A group called Christian Higher Education Canada would like to see a national conference to bring together “all stakeholders within higher education” to discuss academic freedom.
CHEC represents 33 evangelical postsecondary institutions across Canada. Many of these institutions are small bible colleges with enrolments in the hundreds, but there are also nine university members, including Trinity Western University, Redeemer University College, Canadian Mennonite University and King’s University College in Edmonton (not to be confused with the institution of the same name affiliated with University of Western Ontario). All four of these institutions are members of the Association of Universities and Colleges of Canada.
The call for a national dialogue on academic freedom came following the annual general meeting of the group, held in Toronto on June 1. The members held discussions during the meeting on the recent visits and reports by delegations of the Canadian Association of University Teachers to three CHEC institutions (including TWU and CMU) and “the fact there are hints of future visits to other institutions.”
CAUT was investigating whether the requirement that professors at these institutions adhere to an “ideological or faith test as a condition of employment” violated academic freedom. University Affairs ran an opinion piece earlier this year on the TWU controversy.
Here is more from the CHEC press release (no link available):
CHEC as an organization recognizes the autonomy of its member institutions to each develop its own statement on academic freedom, but notes with concern the accusation by CAUT against some of its member institutions suggesting they do not practice academic freedom. The concern raised by CHEC is based on the seemingly arbitrary attitude of CAUT that it alone has authority to define the meaning of “university” and “academic freedom” within Canada and that those who do not accept its definitions are in some manner deficient.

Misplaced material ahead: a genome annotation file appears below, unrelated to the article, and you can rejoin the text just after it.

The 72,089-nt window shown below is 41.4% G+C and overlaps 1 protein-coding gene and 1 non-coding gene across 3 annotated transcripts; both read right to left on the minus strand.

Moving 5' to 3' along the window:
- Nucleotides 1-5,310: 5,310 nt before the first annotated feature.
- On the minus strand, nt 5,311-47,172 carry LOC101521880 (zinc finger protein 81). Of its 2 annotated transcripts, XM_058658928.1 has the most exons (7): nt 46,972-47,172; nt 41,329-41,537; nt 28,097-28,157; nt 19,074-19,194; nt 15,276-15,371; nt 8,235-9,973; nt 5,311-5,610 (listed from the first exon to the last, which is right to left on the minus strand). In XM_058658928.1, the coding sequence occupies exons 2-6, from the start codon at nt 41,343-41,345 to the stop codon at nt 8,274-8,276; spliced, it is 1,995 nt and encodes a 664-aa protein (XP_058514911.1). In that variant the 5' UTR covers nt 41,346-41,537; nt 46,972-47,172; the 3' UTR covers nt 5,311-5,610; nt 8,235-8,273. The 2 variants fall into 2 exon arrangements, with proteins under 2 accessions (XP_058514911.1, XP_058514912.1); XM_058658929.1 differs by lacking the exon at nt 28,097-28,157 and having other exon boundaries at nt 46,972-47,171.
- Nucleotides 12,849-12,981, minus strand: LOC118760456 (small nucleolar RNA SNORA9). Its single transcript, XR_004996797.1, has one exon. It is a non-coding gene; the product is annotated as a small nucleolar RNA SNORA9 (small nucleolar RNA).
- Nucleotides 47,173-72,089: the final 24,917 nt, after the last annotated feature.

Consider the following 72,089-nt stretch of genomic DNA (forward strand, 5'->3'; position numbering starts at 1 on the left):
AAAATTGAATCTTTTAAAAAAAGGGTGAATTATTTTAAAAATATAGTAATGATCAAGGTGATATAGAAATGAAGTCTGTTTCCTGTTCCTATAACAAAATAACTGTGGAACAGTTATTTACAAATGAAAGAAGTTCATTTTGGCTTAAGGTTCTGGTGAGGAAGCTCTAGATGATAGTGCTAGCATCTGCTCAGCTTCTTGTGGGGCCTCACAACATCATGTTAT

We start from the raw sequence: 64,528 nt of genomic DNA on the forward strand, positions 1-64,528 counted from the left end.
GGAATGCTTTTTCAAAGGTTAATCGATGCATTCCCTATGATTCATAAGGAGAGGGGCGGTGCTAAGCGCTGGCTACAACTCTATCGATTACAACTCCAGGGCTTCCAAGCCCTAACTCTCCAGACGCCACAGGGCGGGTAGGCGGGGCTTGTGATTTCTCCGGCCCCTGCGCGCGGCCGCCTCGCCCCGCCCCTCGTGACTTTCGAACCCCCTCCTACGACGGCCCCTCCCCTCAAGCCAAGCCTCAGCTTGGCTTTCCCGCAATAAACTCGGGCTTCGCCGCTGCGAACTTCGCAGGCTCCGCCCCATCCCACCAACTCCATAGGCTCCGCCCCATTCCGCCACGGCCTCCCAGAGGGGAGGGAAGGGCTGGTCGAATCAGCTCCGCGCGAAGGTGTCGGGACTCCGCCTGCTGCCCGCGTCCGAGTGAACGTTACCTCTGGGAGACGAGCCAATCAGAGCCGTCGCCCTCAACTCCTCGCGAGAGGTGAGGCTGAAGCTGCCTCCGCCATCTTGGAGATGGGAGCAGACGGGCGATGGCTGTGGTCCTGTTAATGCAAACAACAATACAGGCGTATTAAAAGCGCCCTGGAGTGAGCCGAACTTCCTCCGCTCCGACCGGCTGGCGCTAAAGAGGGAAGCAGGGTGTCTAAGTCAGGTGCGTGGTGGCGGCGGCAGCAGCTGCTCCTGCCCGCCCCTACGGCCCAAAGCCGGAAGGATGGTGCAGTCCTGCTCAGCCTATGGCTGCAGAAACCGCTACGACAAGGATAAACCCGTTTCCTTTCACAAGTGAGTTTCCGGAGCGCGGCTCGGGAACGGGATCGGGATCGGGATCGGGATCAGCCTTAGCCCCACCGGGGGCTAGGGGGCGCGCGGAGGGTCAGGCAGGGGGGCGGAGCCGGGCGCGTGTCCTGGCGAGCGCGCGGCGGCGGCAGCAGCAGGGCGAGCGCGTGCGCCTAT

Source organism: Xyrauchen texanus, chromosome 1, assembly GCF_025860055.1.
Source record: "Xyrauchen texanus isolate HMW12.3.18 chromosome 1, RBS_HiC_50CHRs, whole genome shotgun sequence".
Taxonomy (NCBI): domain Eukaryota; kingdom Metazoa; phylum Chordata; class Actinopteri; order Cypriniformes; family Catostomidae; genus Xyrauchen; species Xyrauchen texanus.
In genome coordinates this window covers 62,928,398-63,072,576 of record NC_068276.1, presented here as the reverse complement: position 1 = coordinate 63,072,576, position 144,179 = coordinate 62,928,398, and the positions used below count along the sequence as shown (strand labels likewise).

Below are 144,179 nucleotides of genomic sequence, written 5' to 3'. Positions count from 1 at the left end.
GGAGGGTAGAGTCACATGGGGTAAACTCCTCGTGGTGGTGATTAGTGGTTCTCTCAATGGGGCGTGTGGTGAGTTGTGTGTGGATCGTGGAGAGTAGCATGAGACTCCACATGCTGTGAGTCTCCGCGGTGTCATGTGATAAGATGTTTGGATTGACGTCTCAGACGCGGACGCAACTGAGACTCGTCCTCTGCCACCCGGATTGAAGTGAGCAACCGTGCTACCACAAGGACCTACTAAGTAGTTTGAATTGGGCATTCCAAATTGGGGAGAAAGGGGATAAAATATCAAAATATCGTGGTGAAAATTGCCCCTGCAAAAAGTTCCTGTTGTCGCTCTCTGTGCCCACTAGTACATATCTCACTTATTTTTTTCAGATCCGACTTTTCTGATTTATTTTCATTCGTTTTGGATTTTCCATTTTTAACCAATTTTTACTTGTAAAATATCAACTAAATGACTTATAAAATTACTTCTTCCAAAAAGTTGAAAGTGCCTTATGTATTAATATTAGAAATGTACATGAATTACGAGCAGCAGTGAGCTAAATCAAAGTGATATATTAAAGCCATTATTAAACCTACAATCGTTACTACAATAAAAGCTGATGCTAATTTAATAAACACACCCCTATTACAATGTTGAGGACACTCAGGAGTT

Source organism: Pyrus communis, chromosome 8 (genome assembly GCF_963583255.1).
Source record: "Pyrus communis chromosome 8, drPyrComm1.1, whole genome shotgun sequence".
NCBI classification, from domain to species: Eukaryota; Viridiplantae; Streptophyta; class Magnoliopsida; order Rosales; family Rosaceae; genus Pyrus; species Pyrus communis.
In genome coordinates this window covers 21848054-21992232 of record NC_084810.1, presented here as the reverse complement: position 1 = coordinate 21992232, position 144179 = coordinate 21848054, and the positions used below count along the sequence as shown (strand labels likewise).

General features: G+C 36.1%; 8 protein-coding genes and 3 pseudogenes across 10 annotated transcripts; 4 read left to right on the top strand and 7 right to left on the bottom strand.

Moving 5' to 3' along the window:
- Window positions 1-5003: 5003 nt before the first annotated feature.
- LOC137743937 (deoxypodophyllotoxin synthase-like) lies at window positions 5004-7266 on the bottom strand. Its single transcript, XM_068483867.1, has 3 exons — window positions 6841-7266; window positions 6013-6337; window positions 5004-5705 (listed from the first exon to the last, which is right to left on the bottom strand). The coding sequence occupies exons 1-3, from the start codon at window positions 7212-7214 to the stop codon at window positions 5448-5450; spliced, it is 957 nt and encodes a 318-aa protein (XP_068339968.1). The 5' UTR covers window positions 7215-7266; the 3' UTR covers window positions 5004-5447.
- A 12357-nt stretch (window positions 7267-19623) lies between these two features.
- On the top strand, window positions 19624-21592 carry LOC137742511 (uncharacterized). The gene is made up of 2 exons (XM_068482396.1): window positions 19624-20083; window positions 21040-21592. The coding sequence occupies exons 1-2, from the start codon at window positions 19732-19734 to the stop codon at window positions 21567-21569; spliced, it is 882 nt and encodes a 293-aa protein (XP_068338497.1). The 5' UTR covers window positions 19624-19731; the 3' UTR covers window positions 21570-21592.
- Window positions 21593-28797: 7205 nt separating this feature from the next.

Whereas academic freedom itself implies a basic respect for diversity of views and willingness to debate different positions without threat of reprisal, the Board of CHEC encourages the holding of a national conference to dialogue on the meaning of “university and “academic freedom” within the Canadian context, and in relation to global understandings of these terms. It recommends that such a conference include all stakeholders within higher education. The Board would be pleased to arrange representative voices to make presentation on behalf of the confessional position of its members in an effort to create a climate of dialogue.